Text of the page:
First, the automated commons is a sociopolitical concept that is rendered possible because of the emergence of general-purpose robotics, machine learning/artificial intelligence, nanotechnology, and their interconnection with the Internet of Things (i.e. ‘objective knowledge’ directly embodied and repetitively enacted in machines) to compose globally networked ‘automated smart systems’. Consequently, the purpose of the automated commons concept would be to establish net- works with these emerging technologies related to the foundational operations of civilization (i.e. ‘commons institutions ’related to education, health care, transportation, farming/agriculture, energy, etc.) de- signed around ‘commons principles’ of universal access, abolition of property, and phasing out of labour (where contextually desirable) (Table 3). In other words, the function of the automated commons is two-fold: 1) to systematically prevent automated machinery/objective knowledge from being privatized and owned by small elite groups, and 2) to replace the foundational baseline of civilization functioning as ‘alienated humans’ with the foundational baseline of civilization functioning as ‘alienated machinery’. The ‘ideal-material’ result of establishing an automated commons would be to free humans (universally) from basic material constraints and towards the potential for higher-levels of cognitive and social exploration (i.e. to eliminate the external-centralized institutional coercion of individual actualization potential that characterizes the historical process as such). This ‘socialization/collectivization’ of ‘objective knowledge’ with an automated commons would open up thedoor for the ‘freedom’ of the ‘general intellect’ in a ‘collaborative commons’.
Thus secondly, the collaborative commons (as general intellect) (built ‘on top of’ and/or ‘in parallel with’ the automated commons as objectified knowledge) is a sociopolitical concept that is rendered possible because of the emergence of social networks that can effectively build trust between people based on social reputation mechanisms enabling the sharing of skills, knowledge, and resources (i.e. general intellect of human social knowledge/labour bonded by social reputation instead of money). Consequently, the purpose of the collaborative commons concept is to establish social sharing networks capable of overcoming or subordinating financial transaction processes related to humanity's basic socio-creative activities. This process can be conceptualized as replacing ‘market mechanisms’ (buying and selling commodities) with ‘offer mechanisms’ (i.e. disconnecting the general intellect from money/prevent commodification of cognitive/social labour, etc.).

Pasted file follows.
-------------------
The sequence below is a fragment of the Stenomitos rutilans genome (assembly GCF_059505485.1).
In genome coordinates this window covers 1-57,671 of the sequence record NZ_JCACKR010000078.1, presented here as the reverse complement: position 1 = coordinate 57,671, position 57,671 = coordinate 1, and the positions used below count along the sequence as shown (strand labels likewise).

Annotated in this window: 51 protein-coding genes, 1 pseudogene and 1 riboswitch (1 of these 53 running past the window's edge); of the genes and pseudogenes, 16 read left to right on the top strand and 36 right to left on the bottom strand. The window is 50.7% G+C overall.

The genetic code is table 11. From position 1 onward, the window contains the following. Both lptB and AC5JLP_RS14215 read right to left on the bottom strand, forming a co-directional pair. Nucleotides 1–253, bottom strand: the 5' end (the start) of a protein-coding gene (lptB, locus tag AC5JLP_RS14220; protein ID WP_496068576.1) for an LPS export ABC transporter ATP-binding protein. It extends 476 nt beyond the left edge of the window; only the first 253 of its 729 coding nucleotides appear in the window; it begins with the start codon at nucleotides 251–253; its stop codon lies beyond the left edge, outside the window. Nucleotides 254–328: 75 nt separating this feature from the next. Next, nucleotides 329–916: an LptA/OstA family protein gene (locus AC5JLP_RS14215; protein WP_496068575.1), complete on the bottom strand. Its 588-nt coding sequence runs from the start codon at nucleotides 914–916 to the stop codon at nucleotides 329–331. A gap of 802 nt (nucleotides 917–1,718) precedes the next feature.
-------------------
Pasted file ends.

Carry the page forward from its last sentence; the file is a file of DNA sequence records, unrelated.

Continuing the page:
For the concepts of automated and collaborative commons it is important to note that both aspects of these potential future commons domains are in their earliest stages of development, and thus far from full maturation, i.e. we are obviously still at a distance from a real ‘Global Commons in the Global Brain’. However, we can already see the emergence of automated commons-like infrastructures with ‘automated factories’ ‘automated farms’, or even the beginnings of ‘automated transportation grids’. These are ‘automated smart systems’ with no need (or severely reduced need) for labour, which consequently opens up the opportunity for the establishment of ‘post-property/common-property’ regimes and a ‘de-commodification’ of the products/services they can produce. Likewise, with the collaborative commons as social ‘offer mechanisms’ capable of overcoming ‘market mechanisms’ we already see the development of sites in hospitality, transportation, energy, health care, education, goods/community services, where people can offer skills, knowledge, or resources as (beyond monetary) ‘offers’ bonded by a digital social community regulated by reputation (Heylighen, 2016b).
Of course, for both the automated and collaborative commons, their full maturation will be dependent on how technologies related to the Internet of Things, digital currencies, machine learning soft- ware, semantic web applications, and so forth, are socioeconomically inscribed by our international institutions (Tables 2, 3). In other words, can the Global Brain as a ‘universal coordination medium’ that ‘self-organizes on a planetary level’ function to inscribe a world that operates on ‘Global Commons’ logic (systems of access and democratic management) over and above both market and state logic? Would this not be a world where ‘automated smart systems’ and ‘distributed social/offer networks’ become universalized towards serving humanist-ecological use value? (see in this issue: Heylighen, 2016b). Furthermore, would this not be a ‘Global Brain’ aiming at the reasonable maxim of: ‘the free development of each is the condition for the free development of all’?